Our main mission is to create an outlet where local artists can get together, show their work, make it available for sale at reasonable prices for the community, because we want the community to be as excited about it as we are. It's not just about making money, it's about, “Let's share what we're doing with the people that we're doing it amongst.” We want that to become a part of the fabric of what Collingswood is, and the region.
And then, all of the money goes back to the artist. It's not like a gallery where you pay 40 bucks to have a table and then we also take 35 percent off the top. The artists takes home every bit of money that they make. We're not trying to get rich from this, we just want to be able to keep doing what we do and have that keep churning and feeding off itself.
Patch: Can you talk a little about the Open Studio event that you're hosting Oct. 21?
Taylor: This is really the first time that I've invited a really wide net of friends, family...the public, essentially, to come and hang out and see what I do. I'll have all my latest designs, my latest jewelry, my tiles and mosaics. Chris will have his latest pottery. Plus you'll be able to really see the process. You can see where it all happens and I'll be able to explain how it works.
It's important to me that people understand that, that they don't just see the final product. I want them to get to know where it comes from; how it's made, why it's made, and who makes it.
I will literally have pieces available at every price point. You will be able to buy loose beads from me for under $5. A hand-painted magnet for $5. But then mosaics may go into the triple digits; a piece or two of jewelry might go that high. But most of my jewelry ranges from $25 to $70. I think it's right down the middle of what most people consider pretty affordable, wearable stuff.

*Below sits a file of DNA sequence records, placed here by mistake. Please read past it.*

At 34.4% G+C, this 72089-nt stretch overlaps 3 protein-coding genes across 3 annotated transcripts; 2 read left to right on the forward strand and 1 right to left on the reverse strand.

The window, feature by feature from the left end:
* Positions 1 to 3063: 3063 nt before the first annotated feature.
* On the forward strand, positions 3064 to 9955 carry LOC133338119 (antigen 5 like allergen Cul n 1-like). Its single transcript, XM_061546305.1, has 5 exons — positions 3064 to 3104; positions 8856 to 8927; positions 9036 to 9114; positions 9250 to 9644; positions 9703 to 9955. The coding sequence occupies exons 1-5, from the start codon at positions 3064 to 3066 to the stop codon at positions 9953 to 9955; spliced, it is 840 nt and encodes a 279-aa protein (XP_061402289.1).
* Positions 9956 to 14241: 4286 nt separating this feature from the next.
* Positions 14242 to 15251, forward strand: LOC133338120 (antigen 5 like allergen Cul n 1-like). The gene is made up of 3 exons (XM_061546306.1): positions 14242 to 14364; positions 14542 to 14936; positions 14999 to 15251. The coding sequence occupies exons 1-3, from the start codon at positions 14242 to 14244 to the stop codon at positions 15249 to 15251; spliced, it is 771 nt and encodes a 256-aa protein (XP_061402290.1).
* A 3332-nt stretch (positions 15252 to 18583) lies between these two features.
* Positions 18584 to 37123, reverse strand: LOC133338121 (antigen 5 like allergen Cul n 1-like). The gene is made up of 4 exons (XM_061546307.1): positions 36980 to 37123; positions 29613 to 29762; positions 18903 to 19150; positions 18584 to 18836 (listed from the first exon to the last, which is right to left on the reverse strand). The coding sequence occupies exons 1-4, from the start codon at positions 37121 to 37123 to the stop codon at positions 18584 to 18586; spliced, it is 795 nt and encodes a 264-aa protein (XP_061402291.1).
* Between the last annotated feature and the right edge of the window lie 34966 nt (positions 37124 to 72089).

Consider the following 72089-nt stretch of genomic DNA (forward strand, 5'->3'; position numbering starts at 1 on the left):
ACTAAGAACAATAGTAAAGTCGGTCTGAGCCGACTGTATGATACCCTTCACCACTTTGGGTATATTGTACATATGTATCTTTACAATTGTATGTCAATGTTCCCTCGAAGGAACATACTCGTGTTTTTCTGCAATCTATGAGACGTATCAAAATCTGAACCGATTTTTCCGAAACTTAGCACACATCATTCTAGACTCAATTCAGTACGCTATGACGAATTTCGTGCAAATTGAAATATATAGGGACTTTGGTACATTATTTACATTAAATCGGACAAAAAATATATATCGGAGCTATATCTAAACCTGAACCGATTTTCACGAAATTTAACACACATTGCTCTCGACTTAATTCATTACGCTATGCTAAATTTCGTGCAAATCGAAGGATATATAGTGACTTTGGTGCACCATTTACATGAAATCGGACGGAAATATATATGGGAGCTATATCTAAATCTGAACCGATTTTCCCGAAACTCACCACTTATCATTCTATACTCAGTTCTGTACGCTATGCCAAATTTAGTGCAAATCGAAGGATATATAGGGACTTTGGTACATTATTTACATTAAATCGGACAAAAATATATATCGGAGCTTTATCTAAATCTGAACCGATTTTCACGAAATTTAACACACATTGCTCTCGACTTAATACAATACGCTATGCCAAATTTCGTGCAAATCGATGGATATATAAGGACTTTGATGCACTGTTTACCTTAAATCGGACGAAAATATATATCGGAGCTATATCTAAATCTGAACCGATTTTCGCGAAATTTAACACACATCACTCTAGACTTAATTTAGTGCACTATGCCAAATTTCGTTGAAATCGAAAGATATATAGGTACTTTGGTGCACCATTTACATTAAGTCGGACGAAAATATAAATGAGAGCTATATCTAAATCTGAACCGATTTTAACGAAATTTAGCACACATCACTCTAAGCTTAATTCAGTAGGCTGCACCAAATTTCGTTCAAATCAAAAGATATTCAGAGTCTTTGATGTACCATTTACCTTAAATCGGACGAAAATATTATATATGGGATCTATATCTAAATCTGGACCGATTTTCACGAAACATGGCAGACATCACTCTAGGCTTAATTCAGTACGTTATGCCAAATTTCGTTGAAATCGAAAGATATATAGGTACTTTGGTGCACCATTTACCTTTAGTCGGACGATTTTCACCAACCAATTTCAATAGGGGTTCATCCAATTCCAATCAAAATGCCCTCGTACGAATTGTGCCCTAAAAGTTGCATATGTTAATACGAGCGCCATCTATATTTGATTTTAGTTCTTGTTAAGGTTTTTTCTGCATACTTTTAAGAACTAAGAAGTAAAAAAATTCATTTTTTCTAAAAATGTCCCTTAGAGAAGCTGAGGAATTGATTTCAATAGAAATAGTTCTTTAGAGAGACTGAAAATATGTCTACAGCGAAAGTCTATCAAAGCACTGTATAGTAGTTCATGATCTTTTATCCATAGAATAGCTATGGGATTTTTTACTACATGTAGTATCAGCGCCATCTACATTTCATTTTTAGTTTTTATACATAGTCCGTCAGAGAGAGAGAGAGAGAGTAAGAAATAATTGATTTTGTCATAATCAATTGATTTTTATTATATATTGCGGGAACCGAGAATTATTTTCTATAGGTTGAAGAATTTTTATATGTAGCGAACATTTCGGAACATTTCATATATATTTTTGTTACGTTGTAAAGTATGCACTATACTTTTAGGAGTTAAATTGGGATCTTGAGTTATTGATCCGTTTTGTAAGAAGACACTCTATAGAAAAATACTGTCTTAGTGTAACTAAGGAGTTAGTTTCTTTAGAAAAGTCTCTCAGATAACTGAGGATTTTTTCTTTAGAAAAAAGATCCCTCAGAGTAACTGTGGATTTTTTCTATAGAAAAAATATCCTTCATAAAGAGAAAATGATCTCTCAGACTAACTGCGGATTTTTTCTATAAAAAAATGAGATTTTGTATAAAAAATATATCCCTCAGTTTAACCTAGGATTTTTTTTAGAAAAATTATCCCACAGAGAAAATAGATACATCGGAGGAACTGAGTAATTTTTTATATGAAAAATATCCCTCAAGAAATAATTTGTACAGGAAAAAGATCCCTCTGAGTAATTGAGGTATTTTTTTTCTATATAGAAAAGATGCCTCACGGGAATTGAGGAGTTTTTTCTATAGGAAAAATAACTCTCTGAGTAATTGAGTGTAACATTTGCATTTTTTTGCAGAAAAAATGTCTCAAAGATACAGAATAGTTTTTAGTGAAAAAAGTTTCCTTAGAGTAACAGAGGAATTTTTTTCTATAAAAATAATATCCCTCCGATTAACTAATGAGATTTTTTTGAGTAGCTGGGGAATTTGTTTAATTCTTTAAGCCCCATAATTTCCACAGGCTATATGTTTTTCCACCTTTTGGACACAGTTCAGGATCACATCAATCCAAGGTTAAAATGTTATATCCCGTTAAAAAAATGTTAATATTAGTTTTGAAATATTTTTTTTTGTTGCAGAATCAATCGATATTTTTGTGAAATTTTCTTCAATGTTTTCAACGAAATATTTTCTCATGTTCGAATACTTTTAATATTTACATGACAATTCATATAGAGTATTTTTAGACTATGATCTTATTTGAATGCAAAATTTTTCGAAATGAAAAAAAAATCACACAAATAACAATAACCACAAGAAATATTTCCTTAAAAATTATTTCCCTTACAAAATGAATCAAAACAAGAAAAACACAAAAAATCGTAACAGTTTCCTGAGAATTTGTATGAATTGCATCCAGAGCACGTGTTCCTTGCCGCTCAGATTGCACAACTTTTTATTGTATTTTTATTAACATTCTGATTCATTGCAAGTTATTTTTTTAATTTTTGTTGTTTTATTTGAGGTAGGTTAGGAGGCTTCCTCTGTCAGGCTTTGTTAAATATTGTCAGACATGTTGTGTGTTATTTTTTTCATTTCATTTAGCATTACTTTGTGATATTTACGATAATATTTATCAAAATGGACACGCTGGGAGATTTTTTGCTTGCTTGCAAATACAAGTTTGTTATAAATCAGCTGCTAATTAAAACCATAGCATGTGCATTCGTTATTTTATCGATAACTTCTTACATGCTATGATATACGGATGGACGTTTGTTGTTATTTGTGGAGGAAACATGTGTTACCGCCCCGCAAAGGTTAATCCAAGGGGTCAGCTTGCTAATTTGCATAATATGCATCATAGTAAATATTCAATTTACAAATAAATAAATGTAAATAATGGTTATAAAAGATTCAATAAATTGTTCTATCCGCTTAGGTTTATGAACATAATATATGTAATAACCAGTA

So really you can come and have a glass of wine and a Diet Coke and walk away with a $5 magnet and feel like you had an experience of seeing what it's all about.
Patch: Describe the quintessential Evelyn Taylor Designs customer.
Taylor: Well, really I'm designing for myself! It's totally selfish! But, because I work in the arts, I work with a lot of women who are very creative, and who dress creatively and have creative ways of expressing themselves. And they buy my jewelry, thank God; it's wonderful. It's great to sit at a meeting at the Kimmel Center and around the table are three or four women who are wearing my pieces.
That has helped to expand my vision of who I'm making stuff for. I want sophisticated, artsy, strong women to wear my work. I want everyone to wear my work! Men wear my work too! I make cufflinks and men have been known to wear my necklaces. But, I would say that I'm making pieces for women who think outside of the box, who want to wear something that is totally one of a kind and bold, and made with hands out of the earth.
There will be plenty of opportunities to see Evelyn Taylor's work this fall. Her Studio Open House will be Oct. 21 at her home at 10 W. Coulter Ave. from 11 a.m. to 4 p.m. She will have a table at the Collingswood Farmers Market Nov. 3 and 17.
Taylor will also have a show in Philadelphia Art Alliance Pop-Up Shop at 251 S. 18th St. Nov. 6-10, and she is participating in the Small Works Project, which runs from Oct. 12-31 at Gallery at 792 Haddon Ave.
Art Within Reach is hosting its Annual Holiday Sale Nov. 30 through Dec. 2 at Eric Wolff-Sewell's Collingswood home on 300 Highland Ave.